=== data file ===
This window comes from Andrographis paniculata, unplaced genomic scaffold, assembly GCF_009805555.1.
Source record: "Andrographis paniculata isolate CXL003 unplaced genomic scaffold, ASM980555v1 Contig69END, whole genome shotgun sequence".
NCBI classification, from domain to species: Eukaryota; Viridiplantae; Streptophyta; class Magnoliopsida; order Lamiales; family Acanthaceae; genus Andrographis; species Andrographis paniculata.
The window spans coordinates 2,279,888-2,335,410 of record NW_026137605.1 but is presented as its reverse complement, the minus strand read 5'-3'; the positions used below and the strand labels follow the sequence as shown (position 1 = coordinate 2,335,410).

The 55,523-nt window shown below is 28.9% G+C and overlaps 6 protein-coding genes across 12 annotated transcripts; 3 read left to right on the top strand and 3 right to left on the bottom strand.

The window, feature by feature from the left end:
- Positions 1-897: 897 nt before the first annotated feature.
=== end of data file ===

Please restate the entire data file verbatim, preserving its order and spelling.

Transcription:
This window comes from Andrographis paniculata, unplaced genomic scaffold, assembly GCF_009805555.1.
Source record: "Andrographis paniculata isolate CXL003 unplaced genomic scaffold, ASM980555v1 Contig69END, whole genome shotgun sequence".
NCBI classification, from domain to species: Eukaryota; Viridiplantae; Streptophyta; class Magnoliopsida; order Lamiales; family Acanthaceae; genus Andrographis; species Andrographis paniculata.
The window spans coordinates 2,279,888-2,335,410 of record NW_026137605.1 but is presented as its reverse complement, the minus strand read 5'-3'; the positions used below and the strand labels follow the sequence as shown (position 1 = coordinate 2,335,410).

The 55,523-nt window shown below is 28.9% G+C and overlaps 6 protein-coding genes across 12 annotated transcripts; 3 read left to right on the top strand and 3 right to left on the bottom strand.

The window, feature by feature from the left end:
- Positions 1-897: 897 nt before the first annotated feature.